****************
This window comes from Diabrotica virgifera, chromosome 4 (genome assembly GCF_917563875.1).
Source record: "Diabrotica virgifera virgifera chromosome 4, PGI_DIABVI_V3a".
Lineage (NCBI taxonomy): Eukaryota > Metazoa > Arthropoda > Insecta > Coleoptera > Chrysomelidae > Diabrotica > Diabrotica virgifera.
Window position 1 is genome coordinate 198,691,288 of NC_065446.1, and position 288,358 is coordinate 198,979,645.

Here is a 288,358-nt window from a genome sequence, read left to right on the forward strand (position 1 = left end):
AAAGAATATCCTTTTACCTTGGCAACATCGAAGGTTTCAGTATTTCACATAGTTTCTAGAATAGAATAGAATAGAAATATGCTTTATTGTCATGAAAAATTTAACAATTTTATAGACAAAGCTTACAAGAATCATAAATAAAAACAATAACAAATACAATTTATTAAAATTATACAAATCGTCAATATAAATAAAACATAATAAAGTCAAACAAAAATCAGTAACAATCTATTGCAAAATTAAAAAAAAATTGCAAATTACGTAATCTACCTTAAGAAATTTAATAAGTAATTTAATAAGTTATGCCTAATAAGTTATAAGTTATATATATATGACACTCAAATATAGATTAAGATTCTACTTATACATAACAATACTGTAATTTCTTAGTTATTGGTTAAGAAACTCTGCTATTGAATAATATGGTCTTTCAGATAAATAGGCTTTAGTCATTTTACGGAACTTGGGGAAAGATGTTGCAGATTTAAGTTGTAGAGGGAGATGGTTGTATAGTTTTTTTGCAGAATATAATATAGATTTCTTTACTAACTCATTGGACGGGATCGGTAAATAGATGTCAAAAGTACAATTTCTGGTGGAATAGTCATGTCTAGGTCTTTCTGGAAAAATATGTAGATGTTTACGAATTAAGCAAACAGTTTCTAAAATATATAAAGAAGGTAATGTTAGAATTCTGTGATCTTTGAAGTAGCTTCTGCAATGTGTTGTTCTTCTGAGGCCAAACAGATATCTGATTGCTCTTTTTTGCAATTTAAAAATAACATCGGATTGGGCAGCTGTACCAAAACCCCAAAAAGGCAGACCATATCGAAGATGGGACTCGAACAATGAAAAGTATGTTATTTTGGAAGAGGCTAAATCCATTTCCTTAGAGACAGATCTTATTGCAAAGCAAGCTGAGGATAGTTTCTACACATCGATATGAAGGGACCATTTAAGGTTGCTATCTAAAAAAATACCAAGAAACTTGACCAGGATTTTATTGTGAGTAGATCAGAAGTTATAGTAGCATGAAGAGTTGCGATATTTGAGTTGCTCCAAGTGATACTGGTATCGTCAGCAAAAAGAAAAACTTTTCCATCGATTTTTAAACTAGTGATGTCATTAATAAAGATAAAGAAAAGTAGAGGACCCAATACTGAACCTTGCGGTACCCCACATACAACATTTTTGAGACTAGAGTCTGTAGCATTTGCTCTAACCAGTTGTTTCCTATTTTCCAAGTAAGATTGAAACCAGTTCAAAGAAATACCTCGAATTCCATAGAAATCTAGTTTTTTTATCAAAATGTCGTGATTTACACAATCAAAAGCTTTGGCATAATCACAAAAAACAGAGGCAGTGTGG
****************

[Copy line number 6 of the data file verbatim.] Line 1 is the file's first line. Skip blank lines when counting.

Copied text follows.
AAAGAATATCCTTTTACCTTGGCAACATCGAAGGTTTCAGTATTTCACATAGTTTCTAGAATAGAATAGAATAGAAATATGCTTTATTGTCATGAAAAATTTAACAATTTTATAGACAAAGCTTACAAGAATCATAAATAAAAACAATAACAAATACAATTTATTAAAATTATACAAATCGTCAATATAAATAAAACATAATAAAGTCAAACAAAAATCAGTAACAATCTATTGCAAAATTAAAAAAAAATTGCAAATTACGTAATCTACCTTAAGAAATTTAATAAGTAATTTAATAAGTTATGCCTAATAAGTTATAAGTTATATATATATGACACTCAAATATAGATTAAGATTCTACTTATACATAACAATACTGTAATTTCTTAGTTATTGGTTAAGAAACTCTGCTATTGAATAATATGGTCTTTCAGATAAATAGGCTTTAGTCATTTTACGGAACTTGGGGAAAGATGTTGCAGATTTAAGTTGTAGAGGGAGATGGTTGTATAGTTTTTTTGCAGAATATAATATAGATTTCTTTACTAACTCATTGGACGGGATCGGTAAATAGATGTCAAAAGTACAATTTCTGGTGGAATAGTCATGTCTAGGTCTTTCTGGAAAAATATGTAGATGTTTACGAATTAAGCAAACAGTTTCTAAAATATATAAAGAAGGTAATGTTAGAATTCTGTGATCTTTGAAGTAGCTTCTGCAATGTGTTGTTCTTCTGAGGCCAAACAGATATCTGATTGCTCTTTTTTGCAATTTAAAAATAACATCGGATTGGGCAGCTGTACCAAAACCCCAAAAAGGCAGACCATATCGAAGATGGGACTCGAACAATGAAAAGTATGTTATTTTGGAAGAGGCTAAATCCATTTCCTTAGAGACAGATCTTATTGCAAAGCAAGCTGAGGATAGTTTCTACACATCGATATGAAGGGACCATTTAAGGTTGCTATCTAAAAAAATACCAAGAAACTTGACCAGGATTTTATTGTGAGTAGATCAGAAGTTATAGTAGCATGAAGAGTTGCGATATTTGAGTTGCTCCAAGTGATACTGGTATCGTCAGCAAAAAGAAAAACTTTTCCATCGATTTTTAAACTAGTGATGTCATTAATAAAGATAAAGAAAAGTAGAGGACCCAATACTGAACCTTGCGGTACCCCACATACAACATTTTTGAGACTAGAGTCTGTAGCATTTGCTCTAACCAGTTGTTTCCTATTTTCCAAGTAAGATTGAAACCAGTTCAAAGAAATACCTCGAATTCCATAGAAATCTAGTTTTTTTATCAAAATGTCGTGATTTACACAATCAAAAGCTTTGGCATAATCACAAAAAACAGAGGCAGTGTGG